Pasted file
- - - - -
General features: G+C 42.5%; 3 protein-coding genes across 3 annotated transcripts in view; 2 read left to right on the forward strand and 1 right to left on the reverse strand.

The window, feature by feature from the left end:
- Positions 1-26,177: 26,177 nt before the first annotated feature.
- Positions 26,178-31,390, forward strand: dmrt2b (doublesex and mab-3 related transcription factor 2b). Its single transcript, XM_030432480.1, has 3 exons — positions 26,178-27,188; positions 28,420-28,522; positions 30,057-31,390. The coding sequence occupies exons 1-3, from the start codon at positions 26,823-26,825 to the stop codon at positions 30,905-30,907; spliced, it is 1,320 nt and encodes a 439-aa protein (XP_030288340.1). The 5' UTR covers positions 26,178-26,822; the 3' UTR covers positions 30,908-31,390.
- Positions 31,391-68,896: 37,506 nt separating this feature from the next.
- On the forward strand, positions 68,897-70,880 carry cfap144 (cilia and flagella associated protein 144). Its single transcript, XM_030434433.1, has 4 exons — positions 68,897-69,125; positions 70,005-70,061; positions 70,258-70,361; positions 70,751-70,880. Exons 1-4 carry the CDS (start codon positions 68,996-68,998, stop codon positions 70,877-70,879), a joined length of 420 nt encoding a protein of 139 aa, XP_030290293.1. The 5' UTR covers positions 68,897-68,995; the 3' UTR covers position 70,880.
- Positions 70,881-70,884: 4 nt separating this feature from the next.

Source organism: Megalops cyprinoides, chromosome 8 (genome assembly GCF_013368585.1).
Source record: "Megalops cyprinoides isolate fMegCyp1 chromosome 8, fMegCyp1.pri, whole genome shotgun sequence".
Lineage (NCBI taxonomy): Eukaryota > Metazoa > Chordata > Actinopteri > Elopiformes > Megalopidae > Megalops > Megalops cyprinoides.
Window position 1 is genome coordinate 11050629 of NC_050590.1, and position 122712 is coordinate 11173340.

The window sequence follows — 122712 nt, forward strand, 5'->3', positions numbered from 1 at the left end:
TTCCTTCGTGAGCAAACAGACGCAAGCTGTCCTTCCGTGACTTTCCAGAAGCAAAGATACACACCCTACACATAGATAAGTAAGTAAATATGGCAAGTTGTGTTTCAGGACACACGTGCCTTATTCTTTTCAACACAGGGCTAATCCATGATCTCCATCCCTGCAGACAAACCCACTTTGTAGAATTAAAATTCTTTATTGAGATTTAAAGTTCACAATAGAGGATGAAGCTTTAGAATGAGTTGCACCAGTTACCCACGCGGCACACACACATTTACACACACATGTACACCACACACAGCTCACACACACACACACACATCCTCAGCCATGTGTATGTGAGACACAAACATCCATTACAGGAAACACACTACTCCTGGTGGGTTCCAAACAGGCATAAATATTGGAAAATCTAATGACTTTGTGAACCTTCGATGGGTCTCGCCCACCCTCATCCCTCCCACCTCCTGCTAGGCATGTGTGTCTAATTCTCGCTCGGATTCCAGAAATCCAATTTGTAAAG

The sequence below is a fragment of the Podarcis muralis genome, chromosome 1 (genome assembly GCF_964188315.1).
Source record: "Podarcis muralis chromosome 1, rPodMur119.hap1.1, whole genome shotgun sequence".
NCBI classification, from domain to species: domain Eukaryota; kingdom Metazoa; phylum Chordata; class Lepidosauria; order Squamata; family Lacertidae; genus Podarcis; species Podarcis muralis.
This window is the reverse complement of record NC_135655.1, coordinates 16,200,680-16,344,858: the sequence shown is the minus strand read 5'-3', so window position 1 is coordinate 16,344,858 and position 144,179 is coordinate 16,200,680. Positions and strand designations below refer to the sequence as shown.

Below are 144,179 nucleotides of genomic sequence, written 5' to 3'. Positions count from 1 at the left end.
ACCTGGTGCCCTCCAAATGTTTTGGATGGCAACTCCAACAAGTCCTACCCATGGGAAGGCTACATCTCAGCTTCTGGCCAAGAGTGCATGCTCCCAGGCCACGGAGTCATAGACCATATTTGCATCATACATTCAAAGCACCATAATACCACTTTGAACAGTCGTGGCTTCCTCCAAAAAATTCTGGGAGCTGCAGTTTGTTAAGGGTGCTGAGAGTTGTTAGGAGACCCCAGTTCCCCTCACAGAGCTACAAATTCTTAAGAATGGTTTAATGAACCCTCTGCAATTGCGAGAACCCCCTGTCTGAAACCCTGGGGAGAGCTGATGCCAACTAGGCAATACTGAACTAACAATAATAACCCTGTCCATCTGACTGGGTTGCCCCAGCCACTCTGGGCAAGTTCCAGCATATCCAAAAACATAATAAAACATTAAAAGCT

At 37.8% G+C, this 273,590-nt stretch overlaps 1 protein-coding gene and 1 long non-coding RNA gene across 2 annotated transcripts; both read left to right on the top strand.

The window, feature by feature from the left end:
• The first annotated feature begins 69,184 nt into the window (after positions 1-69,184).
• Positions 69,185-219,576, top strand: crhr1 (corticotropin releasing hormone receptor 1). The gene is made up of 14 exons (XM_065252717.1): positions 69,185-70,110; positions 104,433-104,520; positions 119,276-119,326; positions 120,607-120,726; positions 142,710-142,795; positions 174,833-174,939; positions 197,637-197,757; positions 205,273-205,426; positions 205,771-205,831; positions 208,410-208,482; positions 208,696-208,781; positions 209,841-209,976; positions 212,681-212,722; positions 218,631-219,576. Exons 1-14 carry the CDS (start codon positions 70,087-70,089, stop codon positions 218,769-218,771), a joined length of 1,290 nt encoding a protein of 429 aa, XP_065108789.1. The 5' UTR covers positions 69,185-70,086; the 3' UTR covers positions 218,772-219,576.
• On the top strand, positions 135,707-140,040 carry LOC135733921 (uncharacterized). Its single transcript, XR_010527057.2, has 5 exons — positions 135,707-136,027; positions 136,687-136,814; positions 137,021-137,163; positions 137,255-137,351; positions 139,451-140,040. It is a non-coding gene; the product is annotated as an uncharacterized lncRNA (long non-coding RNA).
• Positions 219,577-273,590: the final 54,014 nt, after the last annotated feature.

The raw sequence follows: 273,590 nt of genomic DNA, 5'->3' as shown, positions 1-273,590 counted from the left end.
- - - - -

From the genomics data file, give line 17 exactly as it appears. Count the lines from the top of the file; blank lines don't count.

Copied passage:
This window is the reverse complement of record NC_135655.1, coordinates 16,200,680-16,344,858: the sequence shown is the minus strand read 5'-3', so window position 1 is coordinate 16,344,858 and position 144,179 is coordinate 16,200,680. Positions and strand designations below refer to the sequence as shown.